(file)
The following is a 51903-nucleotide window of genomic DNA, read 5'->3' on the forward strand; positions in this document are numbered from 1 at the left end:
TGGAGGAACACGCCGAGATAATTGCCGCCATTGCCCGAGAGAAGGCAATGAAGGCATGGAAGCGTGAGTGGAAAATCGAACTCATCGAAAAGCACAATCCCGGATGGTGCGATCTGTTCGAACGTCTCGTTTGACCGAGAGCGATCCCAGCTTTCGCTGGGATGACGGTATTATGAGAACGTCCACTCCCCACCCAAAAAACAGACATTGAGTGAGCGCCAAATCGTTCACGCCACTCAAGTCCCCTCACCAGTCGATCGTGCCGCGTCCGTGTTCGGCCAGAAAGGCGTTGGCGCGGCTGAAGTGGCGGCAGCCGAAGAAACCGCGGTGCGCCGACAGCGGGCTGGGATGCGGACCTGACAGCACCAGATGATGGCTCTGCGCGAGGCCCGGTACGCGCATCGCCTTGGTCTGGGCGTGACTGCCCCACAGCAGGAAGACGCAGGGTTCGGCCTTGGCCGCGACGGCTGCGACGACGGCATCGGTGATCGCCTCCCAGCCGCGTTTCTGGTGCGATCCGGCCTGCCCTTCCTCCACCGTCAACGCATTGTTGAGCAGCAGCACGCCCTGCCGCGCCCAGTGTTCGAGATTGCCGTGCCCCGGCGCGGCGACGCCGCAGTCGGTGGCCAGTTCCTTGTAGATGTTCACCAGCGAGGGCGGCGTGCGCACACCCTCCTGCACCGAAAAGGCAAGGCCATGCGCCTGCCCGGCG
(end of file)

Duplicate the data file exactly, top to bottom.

The following is a 51903-nucleotide window of genomic DNA, read 5'->3' on the forward strand; positions in this document are numbered from 1 at the left end:
TGGAGGAACACGCCGAGATAATTGCCGCCATTGCCCGAGAGAAGGCAATGAAGGCATGGAAGCGTGAGTGGAAAATCGAACTCATCGAAAAGCACAATCCCGGATGGTGCGATCTGTTCGAACGTCTCGTTTGACCGAGAGCGATCCCAGCTTTCGCTGGGATGACGGTATTATGAGAACGTCCACTCCCCACCCAAAAAACAGACATTGAGTGAGCGCCAAATCGTTCACGCCACTCAAGTCCCCTCACCAGTCGATCGTGCCGCGTCCGTGTTCGGCCAGAAAGGCGTTGGCGCGGCTGAAGTGGCGGCAGCCGAAGAAACCGCGGTGCGCCGACAGCGGGCTGGGATGCGGACCTGACAGCACCAGATGATGGCTCTGCGCGAGGCCCGGTACGCGCATCGCCTTGGTCTGGGCGTGACTGCCCCACAGCAGGAAGACGCAGGGTTCGGCCTTGGCCGCGACGGCTGCGACGACGGCATCGGTGATCGCCTCCCAGCCGCGTTTCTGGTGCGATCCGGCCTGCCCTTCCTCCACCGTCAACGCATTGTTGAGCAGCAGCACGCCCTGCCGCGCCCAGTGTTCGAGATTGCCGTGCCCCGGCGCGGCGACGCCGCAGTCGGTGGCCAGTTCCTTGTAGATGTTCACCAGCGAGGGCGGCGTGCGCACACCCTCCTGCACCGAAAAGGCAAGGCCATGCGCCTGCCCGGCG